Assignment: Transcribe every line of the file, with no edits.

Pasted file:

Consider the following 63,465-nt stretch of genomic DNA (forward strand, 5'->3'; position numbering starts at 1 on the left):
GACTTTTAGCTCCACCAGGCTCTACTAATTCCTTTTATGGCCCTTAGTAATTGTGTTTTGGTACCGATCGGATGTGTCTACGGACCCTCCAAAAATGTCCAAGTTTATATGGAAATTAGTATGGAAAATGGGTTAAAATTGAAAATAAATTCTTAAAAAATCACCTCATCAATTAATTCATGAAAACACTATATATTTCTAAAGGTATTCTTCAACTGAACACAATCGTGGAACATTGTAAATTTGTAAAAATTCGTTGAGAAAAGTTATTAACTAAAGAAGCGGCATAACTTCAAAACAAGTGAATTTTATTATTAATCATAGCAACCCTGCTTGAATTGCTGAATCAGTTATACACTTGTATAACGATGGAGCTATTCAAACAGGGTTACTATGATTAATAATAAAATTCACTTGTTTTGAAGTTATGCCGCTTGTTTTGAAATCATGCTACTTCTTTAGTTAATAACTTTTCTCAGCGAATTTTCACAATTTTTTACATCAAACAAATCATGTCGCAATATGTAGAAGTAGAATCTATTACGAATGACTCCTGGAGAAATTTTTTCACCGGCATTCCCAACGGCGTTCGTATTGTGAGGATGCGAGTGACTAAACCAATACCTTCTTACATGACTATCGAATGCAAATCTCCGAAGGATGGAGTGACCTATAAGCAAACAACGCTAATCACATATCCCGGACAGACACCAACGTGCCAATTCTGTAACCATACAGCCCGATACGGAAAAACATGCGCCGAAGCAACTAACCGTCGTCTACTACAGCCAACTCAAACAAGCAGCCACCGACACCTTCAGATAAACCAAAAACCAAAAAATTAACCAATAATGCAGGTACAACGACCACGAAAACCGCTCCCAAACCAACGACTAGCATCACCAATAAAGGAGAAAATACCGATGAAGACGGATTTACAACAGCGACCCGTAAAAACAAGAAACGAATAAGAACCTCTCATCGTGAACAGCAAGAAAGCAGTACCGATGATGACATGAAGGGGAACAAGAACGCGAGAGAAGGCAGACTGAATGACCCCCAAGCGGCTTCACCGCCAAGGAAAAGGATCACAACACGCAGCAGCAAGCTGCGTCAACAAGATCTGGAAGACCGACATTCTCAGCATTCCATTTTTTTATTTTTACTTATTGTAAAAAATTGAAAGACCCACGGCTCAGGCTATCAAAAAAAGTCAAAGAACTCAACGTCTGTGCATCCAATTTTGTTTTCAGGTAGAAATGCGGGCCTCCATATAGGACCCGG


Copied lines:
Consider the following 63,465-nt stretch of genomic DNA (forward strand, 5'->3'; position numbering starts at 1 on the left):
GACTTTTAGCTCCACCAGGCTCTACTAATTCCTTTTATGGCCCTTAGTAATTGTGTTTTGGTACCGATCGGATGTGTCTACGGACCCTCCAAAAATGTCCAAGTTTATATGGAAATTAGTATGGAAAATGGGTTAAAATTGAAAATAAATTCTTAAAAAATCACCTCATCAATTAATTCATGAAAACACTATATATTTCTAAAGGTATTCTTCAACTGAACACAATCGTGGAACATTGTAAATTTGTAAAAATTCGTTGAGAAAAGTTATTAACTAAAGAAGCGGCATAACTTCAAAACAAGTGAATTTTATTATTAATCATAGCAACCCTGCTTGAATTGCTGAATCAGTTATACACTTGTATAACGATGGAGCTATTCAAACAGGGTTACTATGATTAATAATAAAATTCACTTGTTTTGAAGTTATGCCGCTTGTTTTGAAATCATGCTACTTCTTTAGTTAATAACTTTTCTCAGCGAATTTTCACAATTTTTTACATCAAACAAATCATGTCGCAATATGTAGAAGTAGAATCTATTACGAATGACTCCTGGAGAAATTTTTTCACCGGCATTCCCAACGGCGTTCGTATTGTGAGGATGCGAGTGACTAAACCAATACCTTCTTACATGACTATCGAATGCAAATCTCCGAAGGATGGAGTGACCTATAAGCAAACAACGCTAATCACATATCCCGGACAGACACCAACGTGCCAATTCTGTAACCATACAGCCCGATACGGAAAAACATGCGCCGAAGCAACTAACCGTCGTCTACTACAGCCAACTCAAACAAGCAGCCACCGACACCTTCAGATAAACCAAAAACCAAAAAATTAACCAATAATGCAGGTACAACGACCACGAAAACCGCTCCCAAACCAACGACTAGCATCACCAATAAAGGAGAAAATACCGATGAAGACGGATTTACAACAGCGACCCGTAAAAACAAGAAACGAATAAGAACCTCTCATCGTGAACAGCAAGAAAGCAGTACCGATGATGACATGAAGGGGAACAAGAACGCGAGAGAAGGCAGACTGAATGACCCCCAAGCGGCTTCACCGCCAAGGAAAAGGATCACAACACGCAGCAGCAAGCTGCGTCAACAAGATCTGGAAGACCGACATTCTCAGCATTCCATTTTTTTATTTTTACTTATTGTAAAAAATTGAAAGACCCACGGCTCAGGCTATCAAAAAAAGTCAAAGAACTCAACGTCTGTGCATCCAATTTTGTTTTCAGGTAGAAATGCGGGCCTCCATATAGGACCCGG